* Philip Armstrong and Laura Lisbon, As Painting: Problematics in Philip Armstrong, Laura Lisbon, and Stephen Melville, As Painting: Division and Displacement (Cambridge, Massachusetts: The MIT Press, 2001), 28 † Unpainted Paintings was the title of an exhibition organized by Alison Gingeras in 2011 for Luxembourg and Dayan gallery in New York.
Ian Ruffino’s work participates in this emergent tradition. Obdurately abstract in appearance, his work is, in fact, a frankly autobiographical enterprise, perhaps not representational, but certainly representative and very much of the world. Made very often from clothes Ruffino has purchased and worn, his works are as much of him as by him. One of his earliest mature works, Blue Outfit, Winter (2004), is an emphatic example. Identified as a screenprint on embossed paper, the work is substantially more complex in structure and concept than that media line would suggest. The origin point for Blue Outfit, Winter, and for many works to follow, was Ruffino’s decision—a formal decision in the artistic sense and a lifestyle choice as well—to limit his wardrobe to a palette of blues. Ranging in origin from Comme des Garçons to the local thrift store, these clothes were worn and washed over the course of two winters. The collected garments were then pulverized, compressed and embossed to produce a roughly square support, more like particleboard than paper in thickness.‡ Ruffino then used this palimpsest as the ground for a slightly raggedy, off-white square, applied to the surface using a simple acrylic silkscreen technique. The result is a deceptively elemental object, years in the making, that balances formal experimentation with what might be called material autobiography.§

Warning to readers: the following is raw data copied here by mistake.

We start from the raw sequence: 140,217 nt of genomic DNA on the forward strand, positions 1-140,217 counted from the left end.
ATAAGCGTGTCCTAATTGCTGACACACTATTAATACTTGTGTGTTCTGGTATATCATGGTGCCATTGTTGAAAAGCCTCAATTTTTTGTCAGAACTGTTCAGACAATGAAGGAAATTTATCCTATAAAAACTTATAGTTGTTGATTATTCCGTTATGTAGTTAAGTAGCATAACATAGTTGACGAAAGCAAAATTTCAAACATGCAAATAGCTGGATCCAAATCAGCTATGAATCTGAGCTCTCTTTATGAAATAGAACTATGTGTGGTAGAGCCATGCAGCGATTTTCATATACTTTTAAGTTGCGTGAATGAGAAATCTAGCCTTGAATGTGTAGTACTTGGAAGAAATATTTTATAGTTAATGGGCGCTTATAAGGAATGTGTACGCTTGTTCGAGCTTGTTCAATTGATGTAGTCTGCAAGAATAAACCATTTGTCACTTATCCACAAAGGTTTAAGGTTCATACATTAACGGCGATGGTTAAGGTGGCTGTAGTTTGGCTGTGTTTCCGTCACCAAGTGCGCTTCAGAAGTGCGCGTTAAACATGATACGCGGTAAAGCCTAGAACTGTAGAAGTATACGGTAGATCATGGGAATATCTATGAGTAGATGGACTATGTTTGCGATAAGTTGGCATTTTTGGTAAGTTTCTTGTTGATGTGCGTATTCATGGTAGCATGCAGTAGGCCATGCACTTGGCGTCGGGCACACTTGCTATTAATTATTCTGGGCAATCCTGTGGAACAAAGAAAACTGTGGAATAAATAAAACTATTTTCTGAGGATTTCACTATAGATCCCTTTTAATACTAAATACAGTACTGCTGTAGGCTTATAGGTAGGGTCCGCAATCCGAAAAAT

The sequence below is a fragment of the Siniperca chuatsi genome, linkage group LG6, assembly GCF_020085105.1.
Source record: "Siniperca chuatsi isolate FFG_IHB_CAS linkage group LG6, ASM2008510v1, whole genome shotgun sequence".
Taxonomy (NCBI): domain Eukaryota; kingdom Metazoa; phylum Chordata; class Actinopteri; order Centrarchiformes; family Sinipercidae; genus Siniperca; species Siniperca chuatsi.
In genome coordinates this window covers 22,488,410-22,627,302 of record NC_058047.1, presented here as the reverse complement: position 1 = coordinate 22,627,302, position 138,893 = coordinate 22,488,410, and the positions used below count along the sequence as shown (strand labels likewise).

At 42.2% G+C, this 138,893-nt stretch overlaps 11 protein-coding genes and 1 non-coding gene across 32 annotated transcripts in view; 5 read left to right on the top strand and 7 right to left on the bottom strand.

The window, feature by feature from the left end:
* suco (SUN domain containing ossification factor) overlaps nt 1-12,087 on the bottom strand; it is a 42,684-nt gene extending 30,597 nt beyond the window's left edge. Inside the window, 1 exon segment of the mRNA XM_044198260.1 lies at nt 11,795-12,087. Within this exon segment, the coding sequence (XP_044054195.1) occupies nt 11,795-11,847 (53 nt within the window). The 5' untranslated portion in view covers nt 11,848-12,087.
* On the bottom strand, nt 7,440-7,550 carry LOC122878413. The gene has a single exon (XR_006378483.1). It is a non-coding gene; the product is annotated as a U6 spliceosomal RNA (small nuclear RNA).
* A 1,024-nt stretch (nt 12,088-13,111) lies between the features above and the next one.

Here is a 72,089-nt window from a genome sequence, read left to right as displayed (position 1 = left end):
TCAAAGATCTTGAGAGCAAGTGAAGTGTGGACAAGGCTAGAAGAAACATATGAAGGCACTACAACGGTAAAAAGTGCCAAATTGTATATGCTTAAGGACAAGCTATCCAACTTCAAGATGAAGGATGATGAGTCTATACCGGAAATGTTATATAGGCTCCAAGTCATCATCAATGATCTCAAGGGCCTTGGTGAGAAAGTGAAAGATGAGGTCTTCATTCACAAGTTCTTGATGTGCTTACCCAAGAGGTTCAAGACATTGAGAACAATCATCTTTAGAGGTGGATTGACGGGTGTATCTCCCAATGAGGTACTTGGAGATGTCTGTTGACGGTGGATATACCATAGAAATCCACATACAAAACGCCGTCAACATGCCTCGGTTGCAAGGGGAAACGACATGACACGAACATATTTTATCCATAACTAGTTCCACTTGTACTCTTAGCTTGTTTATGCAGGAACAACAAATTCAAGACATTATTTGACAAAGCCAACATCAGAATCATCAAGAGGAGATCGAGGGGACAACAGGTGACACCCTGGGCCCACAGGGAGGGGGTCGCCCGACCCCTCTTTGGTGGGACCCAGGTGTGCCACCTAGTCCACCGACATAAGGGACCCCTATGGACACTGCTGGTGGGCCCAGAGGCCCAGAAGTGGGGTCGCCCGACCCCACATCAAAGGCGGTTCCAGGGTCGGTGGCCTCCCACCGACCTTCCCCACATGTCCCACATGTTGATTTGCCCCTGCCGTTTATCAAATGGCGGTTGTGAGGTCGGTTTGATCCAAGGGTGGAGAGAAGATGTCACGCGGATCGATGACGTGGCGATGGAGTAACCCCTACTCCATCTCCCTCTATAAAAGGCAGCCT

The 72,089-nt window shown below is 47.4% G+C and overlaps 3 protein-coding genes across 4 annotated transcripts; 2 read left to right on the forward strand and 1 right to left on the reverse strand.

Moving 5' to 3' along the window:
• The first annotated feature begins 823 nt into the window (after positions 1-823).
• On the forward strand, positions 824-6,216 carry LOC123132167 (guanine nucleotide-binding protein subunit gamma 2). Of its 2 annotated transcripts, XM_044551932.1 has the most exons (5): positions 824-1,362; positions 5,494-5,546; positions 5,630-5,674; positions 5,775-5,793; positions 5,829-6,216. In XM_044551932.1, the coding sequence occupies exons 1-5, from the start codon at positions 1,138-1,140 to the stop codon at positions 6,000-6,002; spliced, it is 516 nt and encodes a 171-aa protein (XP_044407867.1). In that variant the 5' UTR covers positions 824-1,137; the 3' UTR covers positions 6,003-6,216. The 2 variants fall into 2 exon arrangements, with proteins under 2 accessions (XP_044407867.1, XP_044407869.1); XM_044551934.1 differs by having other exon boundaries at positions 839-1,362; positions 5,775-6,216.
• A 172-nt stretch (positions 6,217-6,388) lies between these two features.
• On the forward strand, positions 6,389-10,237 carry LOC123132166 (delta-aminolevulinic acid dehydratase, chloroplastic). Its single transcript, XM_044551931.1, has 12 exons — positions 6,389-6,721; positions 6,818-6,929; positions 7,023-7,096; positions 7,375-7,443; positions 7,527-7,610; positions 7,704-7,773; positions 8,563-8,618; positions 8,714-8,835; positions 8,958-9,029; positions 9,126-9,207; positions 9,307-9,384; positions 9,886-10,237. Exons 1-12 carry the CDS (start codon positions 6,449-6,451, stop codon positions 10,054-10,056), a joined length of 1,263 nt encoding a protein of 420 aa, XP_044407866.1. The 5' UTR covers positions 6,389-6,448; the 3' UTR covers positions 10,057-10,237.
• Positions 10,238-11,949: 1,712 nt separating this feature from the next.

‡ It is interesting to note that because Ruffino’s clothes are also art supplies, he is able to claim them as a tax exemption. § Another work in this exhibition, Uniform Restraint (2006), is made from the lint Ruffino collected from washing the clothing that became Blue Outfit, Winter.